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Detail of an earring showing a figure of Eros holding an iynx toy. Created in Northern Greece, c. 330–300 BC[1]

In Greek mythology, Iynx (Greek: Ἴϋγξ, translit. Íÿnx) was an Arcadian Oread nymph; a daughter of the god Pan and Echo. In popular myth, she used an enchantment to cast a spell on Zeus, which caused him to fall in love with Io. In consequence of this, Hera metamorphosed her into the bird called iynx (Eurasian wryneck, Jynx torquilla).[2]


Iynx was an Arcadian nymph and the daughter of Pan and Echo, or Peitho.[3] She was the creator of a magical love-charm known as the iynx—a spinning wheel with a wryneck bird attached. Iynx used her enchantments to make Zeus fall in love with her or with the nymph Io. Hera was enraged and transformed her into a wryneck bird.[4]

According to another story, she was a daughter of Pierus, and as she and her sisters had presumed to enter into a musical contest with the Muses, she was changed into the bird iynx.[5] This bird, the symbol of passionate and restless love, was given by Aphrodite to Jason, who, by turning it round and pronouncing certain magic words, excited the love of Medea.[6]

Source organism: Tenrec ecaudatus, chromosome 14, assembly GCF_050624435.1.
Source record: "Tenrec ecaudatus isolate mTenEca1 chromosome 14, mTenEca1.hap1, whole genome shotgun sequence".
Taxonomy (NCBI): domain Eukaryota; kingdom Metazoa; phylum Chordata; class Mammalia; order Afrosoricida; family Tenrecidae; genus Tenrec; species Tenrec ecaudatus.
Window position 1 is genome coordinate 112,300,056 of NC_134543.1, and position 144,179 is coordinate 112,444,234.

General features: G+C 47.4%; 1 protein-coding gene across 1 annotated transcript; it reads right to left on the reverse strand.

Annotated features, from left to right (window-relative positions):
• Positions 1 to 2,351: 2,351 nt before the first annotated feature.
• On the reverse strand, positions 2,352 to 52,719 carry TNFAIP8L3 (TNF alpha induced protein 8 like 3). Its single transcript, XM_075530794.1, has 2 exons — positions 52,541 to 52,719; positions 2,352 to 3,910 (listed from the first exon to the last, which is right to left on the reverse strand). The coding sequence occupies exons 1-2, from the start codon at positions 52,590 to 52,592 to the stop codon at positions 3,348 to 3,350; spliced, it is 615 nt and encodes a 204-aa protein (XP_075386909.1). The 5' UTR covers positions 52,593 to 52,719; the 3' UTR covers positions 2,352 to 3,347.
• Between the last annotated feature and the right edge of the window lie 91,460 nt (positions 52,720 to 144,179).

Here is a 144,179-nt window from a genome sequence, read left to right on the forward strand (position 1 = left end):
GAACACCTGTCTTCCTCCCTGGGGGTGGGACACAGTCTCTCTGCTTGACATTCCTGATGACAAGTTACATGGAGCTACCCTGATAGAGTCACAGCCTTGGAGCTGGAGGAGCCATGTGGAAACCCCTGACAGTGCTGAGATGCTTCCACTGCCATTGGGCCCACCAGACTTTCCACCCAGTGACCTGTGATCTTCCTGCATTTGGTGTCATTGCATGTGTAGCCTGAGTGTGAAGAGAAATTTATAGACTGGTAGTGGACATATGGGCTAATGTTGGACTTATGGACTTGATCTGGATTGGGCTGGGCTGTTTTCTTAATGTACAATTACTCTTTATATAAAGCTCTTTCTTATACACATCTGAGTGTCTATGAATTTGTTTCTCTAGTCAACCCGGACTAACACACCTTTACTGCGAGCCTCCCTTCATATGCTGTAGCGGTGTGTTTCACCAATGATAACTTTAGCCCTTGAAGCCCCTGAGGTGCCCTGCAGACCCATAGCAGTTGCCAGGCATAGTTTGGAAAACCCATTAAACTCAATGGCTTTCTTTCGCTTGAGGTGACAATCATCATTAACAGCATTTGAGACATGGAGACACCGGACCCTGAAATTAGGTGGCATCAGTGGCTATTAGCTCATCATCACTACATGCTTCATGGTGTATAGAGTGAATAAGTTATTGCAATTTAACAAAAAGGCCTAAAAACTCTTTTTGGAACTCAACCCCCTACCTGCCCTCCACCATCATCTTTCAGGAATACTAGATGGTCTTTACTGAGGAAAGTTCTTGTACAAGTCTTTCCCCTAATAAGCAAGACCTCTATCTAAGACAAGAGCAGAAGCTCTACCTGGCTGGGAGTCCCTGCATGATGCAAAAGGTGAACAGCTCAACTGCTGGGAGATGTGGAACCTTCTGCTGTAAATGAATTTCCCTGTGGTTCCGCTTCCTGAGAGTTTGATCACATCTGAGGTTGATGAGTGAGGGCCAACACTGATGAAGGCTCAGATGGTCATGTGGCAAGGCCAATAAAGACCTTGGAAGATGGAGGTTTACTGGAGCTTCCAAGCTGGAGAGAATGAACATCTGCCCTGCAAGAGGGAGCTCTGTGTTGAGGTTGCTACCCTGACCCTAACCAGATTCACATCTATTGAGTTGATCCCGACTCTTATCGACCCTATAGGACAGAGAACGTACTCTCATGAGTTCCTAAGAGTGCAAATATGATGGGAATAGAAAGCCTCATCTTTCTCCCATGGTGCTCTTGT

Magic wheel[edit]

Iynx (bird wheel), a magic love charm. From Sterea Hellas Evoia, late 8th or early 7th century BC

Iynx toys were small metal or wooden discs rotated by pulling attached strings, in a manner similar to more modern button whirligig toys.[7]

See also[edit]


  1. ^ "Пара серег" (in Russian). Retrieved 2021-07-26.
  2. ^ Scholia on Theocritus, 2.17, on Pindar, Pythian Ode 4.380, Nemean Ode 4.56; Tzetzes on Lycophron, 310. (cited in Smith)
  3. ^ Tzetzes on Lycophron, 310
  4. ^ "II. Epistula IIb ad Serapionem und Epistula III ad Serapionem", Athanasius Werke Band 1, Teil 1: Epistulae I-IV ad Serapionem, Berlin, New York: De Gruyter, pp. 418–424, 2010, doi:10.1515/9783110227710.32, ISBN 978-3-11-022771-0, retrieved 2021-02-09
  5. ^ Antoninus Liberalis, 9 (cited in Smith) with reference to Nicander, Metamorphoses Book 4
  6. ^ Pindar, Pythian Ode 4. 380, &c.; Tzetzes on Lycophron, 310 (cited in Smith)
  7. ^ Hoorn, Gerard van (1951). Choes and Anthesteria. Brill Archive. Retrieved 22 August 2022.